Month: July 2021

Connecticut Convergence Institute for Translation in Regenerative Engineering Fellow in Health Disparities Elimination and Community Action

Connecticut Convergence Institute for Translation in Regenerative Engineering

Fellow in Health Disparities Elimination and Community Action

Postdoctoral Fellow position in Health Disparities

Connecticut Convergence Institute for Translation in Regenerative Engineering at the University of Connecticut is seeks to hire a full time, Postdoctoral Research Fellow position in the CT Convergence Institute.

The Health Disparities Fellow will work closely with the Chief Executive Officer and Assistant Director of the Connecticut Convergence Institute on Health Disparities related initiatives and will contribute to research and community engagement initiatives associated with the Connecticut Convergence Institute Health Disparities Core Projects. In this capacity, the fellow will work on a new National Academies of Science, Engineering and Medicine Roundtable on Black Men and Black Women in Medicine, Engineering and Science.  The fellow will be engaged part time to work with the development of Perspective papers and surveys related to issues facing Black Men and Black Women in Medicine, Engineering and Science.  The Fellow will also work with members of the Roundtable on formulation of follow on projects from ideas generated from the Roundtable.  In addition, the Fellow will work on community health disparities projects funded by an Aetna Foundation Community Partnership Grant to the Connecticut Convergence Institute. The Fellow will also serve on the editorial board of the Journal of Racial and Ethnic Health Disparities, published by Springer Nature and having its home at the Connecticut Convergence Institute at UCONN.

The successful candidate must hold a terminal professional degree (e.g. Ph.D. M.D., and/or M.P.H.) and have demonstrated potential for success based on scholarly record and demonstrated interest in health disparities, and have the ability to work in collaboration with clinical, translational and/or basic scientists.

A curriculum vitae and a cover letter (in pdf files) and questions regarding this search should be directed to Dr. Lakshmi Nair, Associate Director of the Connecticut Convergence Institute at

NAACP to Present Prestigious Spingarn Medal to UConn’s Dr. Cato T. Laurencin at 112th Annual Convention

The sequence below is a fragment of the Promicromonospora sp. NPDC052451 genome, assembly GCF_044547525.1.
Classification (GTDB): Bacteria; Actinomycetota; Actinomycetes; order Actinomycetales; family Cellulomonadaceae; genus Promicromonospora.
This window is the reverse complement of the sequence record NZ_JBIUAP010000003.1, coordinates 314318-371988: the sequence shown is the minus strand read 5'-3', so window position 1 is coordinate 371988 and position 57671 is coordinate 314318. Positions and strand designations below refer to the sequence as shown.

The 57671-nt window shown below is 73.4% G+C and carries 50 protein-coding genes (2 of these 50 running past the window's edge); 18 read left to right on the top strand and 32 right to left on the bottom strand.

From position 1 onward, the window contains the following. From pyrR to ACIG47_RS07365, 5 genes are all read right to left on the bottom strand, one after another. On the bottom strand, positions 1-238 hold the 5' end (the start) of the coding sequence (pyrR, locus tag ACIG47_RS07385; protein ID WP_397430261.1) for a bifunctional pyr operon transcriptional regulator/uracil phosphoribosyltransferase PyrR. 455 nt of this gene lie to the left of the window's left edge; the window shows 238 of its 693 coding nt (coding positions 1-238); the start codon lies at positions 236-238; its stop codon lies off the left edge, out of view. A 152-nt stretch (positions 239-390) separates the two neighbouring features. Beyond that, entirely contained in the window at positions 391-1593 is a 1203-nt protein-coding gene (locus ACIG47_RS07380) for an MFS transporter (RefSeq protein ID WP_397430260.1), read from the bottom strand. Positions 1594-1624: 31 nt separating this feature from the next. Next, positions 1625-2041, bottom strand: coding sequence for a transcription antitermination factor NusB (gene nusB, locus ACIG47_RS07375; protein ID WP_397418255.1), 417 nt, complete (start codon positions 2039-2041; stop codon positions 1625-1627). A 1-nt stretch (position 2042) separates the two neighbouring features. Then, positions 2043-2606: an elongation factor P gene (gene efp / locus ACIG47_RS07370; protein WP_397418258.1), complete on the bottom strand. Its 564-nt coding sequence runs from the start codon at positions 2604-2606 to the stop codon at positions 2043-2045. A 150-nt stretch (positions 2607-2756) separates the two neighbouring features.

Laurencin joins such previous Springarn recipients as Martin Luther King Jr., Maya Angelou, George Washington Carver, and more

Professor Cato T. Laurencin of the University of Connecticut is the 2021 recipient of the prestigious Spingarn Medal, the highest honor of the National Association for the Advancement of Colored People (NAACP).

“This is the most iconic award of the NAACP,” says Laurencin, who serves as the University Professor and Albert and Wilda Van Dusen Distinguished Endowed Professor of Orthopaedic Surgery, Professor of Chemical Engineering, Professor of Materials Science and Engineering and Professor of Biomedical Engineering at UConn.

“I am so blessed and honored to receive this amazing recognition, and join the historic ranks of my fellow Spingarn Medal honorees that began its legacy 106 years ago,” says Laurencin, also of UConn School of Medicine.

Laurencin is the first engineer to receive the Spingarn medal honor, the fourth physician, and the fifth scientist. Some of the past Spingarn Medal winners include George Washington Carver, Jackie Robinson, Martin Luther King, Jr., Duke Ellington, Charles Drew, and Maya Angelou.

Named after the late J.E. Spingarn–then NAACP Chairman of the Board of Directors– this gold medal, awarded annually since 1915, honors “the man or woman of African descent and American citizenship who shall have made the highest achievement during the preceding year or years in any honorable field.” The award is intended both to draw the attention of the general public to African American achievement and to inspire young African Americans.

Laurencin’s seminal and singular accomplishments in tissue regeneration, biomaterials science, and nanotechnology, and regenerative engineering, a field he founded, have made him the foremost engineer-physician-scientist in the world. His breakthrough achievements have resulted in transformative advances in improving human life.  His fundamental contributions to materials science and engineering include the introduction of nanotechnology into the biomaterials field for regeneration.

“Dr. Laurencin’s contribution to furthering humanity’s collective achievement in the field of science and engineering is extraordinary,” says Derrick Johnson, president and CEO, NAACP. “As a pioneer of the new field, regenerative engineering, he is shaping the landscape of cell-based therapy, gene therapy, and immunomodulation. Named as one of the 100 Engineers of the Modern Era by the American Institute of Chemical Engineers, he has received countless awards for his transformative work. The NAACP is proud to present Dr. Laurencin with our highest recognition and join the chorus of those that realize what his work means globally.”